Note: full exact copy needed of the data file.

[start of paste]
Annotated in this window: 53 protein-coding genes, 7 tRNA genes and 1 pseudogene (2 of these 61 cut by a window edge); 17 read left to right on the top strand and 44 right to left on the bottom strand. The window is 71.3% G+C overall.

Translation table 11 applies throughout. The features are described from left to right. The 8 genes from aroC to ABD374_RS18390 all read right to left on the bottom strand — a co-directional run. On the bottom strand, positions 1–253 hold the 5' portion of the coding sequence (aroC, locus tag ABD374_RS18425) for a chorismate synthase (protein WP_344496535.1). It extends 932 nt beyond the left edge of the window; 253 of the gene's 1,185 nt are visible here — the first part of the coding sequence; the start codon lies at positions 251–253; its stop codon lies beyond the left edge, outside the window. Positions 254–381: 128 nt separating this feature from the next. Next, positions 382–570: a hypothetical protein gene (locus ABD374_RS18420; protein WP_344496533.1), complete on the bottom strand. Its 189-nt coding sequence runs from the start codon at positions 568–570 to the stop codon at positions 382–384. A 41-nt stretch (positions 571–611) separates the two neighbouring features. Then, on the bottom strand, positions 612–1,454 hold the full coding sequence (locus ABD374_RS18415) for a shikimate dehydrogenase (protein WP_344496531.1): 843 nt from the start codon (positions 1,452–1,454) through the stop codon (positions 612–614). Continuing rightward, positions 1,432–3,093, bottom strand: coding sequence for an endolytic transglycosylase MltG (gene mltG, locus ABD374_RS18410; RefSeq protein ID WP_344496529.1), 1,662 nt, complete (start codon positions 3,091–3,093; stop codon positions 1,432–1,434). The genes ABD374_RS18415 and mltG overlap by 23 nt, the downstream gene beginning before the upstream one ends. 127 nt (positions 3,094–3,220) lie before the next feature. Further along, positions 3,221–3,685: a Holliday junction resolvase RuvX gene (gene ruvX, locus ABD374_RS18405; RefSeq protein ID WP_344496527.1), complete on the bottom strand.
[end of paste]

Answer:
Annotated in this window: 53 protein-coding genes, 7 tRNA genes and 1 pseudogene (2 of these 61 cut by a window edge); 17 read left to right on the top strand and 44 right to left on the bottom strand. The window is 71.3% G+C overall.

Translation table 11 applies throughout. The features are described from left to right. The 8 genes from aroC to ABD374_RS18390 all read right to left on the bottom strand — a co-directional run. On the bottom strand, positions 1–253 hold the 5' portion of the coding sequence (aroC, locus tag ABD374_RS18425) for a chorismate synthase (protein WP_344496535.1). It extends 932 nt beyond the left edge of the window; 253 of the gene's 1,185 nt are visible here — the first part of the coding sequence; the start codon lies at positions 251–253; its stop codon lies beyond the left edge, outside the window. Positions 254–381: 128 nt separating this feature from the next. Next, positions 382–570: a hypothetical protein gene (locus ABD374_RS18420; protein WP_344496533.1), complete on the bottom strand. Its 189-nt coding sequence runs from the start codon at positions 568–570 to the stop codon at positions 382–384. A 41-nt stretch (positions 571–611) separates the two neighbouring features. Then, on the bottom strand, positions 612–1,454 hold the full coding sequence (locus ABD374_RS18415) for a shikimate dehydrogenase (protein WP_344496531.1): 843 nt from the start codon (positions 1,452–1,454) through the stop codon (positions 612–614). Continuing rightward, positions 1,432–3,093, bottom strand: coding sequence for an endolytic transglycosylase MltG (gene mltG, locus ABD374_RS18410; RefSeq protein ID WP_344496529.1), 1,662 nt, complete (start codon positions 3,091–3,093; stop codon positions 1,432–1,434). The genes ABD374_RS18415 and mltG overlap by 23 nt, the downstream gene beginning before the upstream one ends. 127 nt (positions 3,094–3,220) lie before the next feature. Further along, positions 3,221–3,685: a Holliday junction resolvase RuvX gene (gene ruvX, locus ABD374_RS18405; RefSeq protein ID WP_344496527.1), complete on the bottom strand.